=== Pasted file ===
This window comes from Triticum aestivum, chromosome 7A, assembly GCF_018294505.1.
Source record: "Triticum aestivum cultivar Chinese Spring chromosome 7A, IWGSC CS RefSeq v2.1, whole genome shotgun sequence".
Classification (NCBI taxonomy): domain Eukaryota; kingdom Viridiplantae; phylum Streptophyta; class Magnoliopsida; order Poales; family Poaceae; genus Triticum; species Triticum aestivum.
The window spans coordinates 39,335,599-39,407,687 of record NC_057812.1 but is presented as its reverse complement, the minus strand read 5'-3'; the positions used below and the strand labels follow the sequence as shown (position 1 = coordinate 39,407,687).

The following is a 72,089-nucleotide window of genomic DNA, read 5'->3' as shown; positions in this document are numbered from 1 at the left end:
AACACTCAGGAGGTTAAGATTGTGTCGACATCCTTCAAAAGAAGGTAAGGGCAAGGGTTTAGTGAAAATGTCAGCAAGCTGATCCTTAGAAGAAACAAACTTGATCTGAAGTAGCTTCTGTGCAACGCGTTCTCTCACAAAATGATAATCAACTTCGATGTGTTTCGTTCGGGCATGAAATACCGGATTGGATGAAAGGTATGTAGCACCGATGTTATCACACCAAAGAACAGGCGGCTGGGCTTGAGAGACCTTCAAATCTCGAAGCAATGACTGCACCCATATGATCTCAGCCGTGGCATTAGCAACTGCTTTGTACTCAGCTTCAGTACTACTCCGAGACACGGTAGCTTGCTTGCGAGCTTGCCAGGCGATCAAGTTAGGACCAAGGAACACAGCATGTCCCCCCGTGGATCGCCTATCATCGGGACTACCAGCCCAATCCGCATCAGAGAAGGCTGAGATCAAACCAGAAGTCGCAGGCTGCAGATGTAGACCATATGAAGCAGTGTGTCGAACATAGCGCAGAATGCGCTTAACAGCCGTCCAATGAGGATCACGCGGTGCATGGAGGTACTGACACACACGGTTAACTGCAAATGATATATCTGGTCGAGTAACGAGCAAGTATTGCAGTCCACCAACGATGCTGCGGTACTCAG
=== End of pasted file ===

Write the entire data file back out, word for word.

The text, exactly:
This window comes from Triticum aestivum, chromosome 7A, assembly GCF_018294505.1.
Source record: "Triticum aestivum cultivar Chinese Spring chromosome 7A, IWGSC CS RefSeq v2.1, whole genome shotgun sequence".
Classification (NCBI taxonomy): domain Eukaryota; kingdom Viridiplantae; phylum Streptophyta; class Magnoliopsida; order Poales; family Poaceae; genus Triticum; species Triticum aestivum.
The window spans coordinates 39,335,599-39,407,687 of record NC_057812.1 but is presented as its reverse complement, the minus strand read 5'-3'; the positions used below and the strand labels follow the sequence as shown (position 1 = coordinate 39,407,687).

The following is a 72,089-nucleotide window of genomic DNA, read 5'->3' as shown; positions in this document are numbered from 1 at the left end:
AACACTCAGGAGGTTAAGATTGTGTCGACATCCTTCAAAAGAAGGTAAGGGCAAGGGTTTAGTGAAAATGTCAGCAAGCTGATCCTTAGAAGAAACAAACTTGATCTGAAGTAGCTTCTGTGCAACGCGTTCTCTCACAAAATGATAATCAACTTCGATGTGTTTCGTTCGGGCATGAAATACCGGATTGGATGAAAGGTATGTAGCACCGATGTTATCACACCAAAGAACAGGCGGCTGGGCTTGAGAGACCTTCAAATCTCGAAGCAATGACTGCACCCATATGATCTCAGCCGTGGCATTAGCAACTGCTTTGTACTCAGCTTCAGTACTACTCCGAGACACGGTAGCTTGCTTGCGAGCTTGCCAGGCGATCAAGTTAGGACCAAGGAACACAGCATGTCCCCCCGTGGATCGCCTATCATCGGGACTACCAGCCCAATCCGCATCAGAGAAGGCTGAGATCAAACCAGAAGTCGCAGGCTGCAGATGTAGACCATATGAAGCAGTGTGTCGAACATAGCGCAGAATGCGCTTAACAGCCGTCCAATGAGGATCACGCGGTGCATGGAGGTACTGACACACACGGTTAACTGCAAATGATATATCTGGTCGAGTAACGAGCAAGTATTGCAGTCCACCAACGATGCTGCGGTACTCAG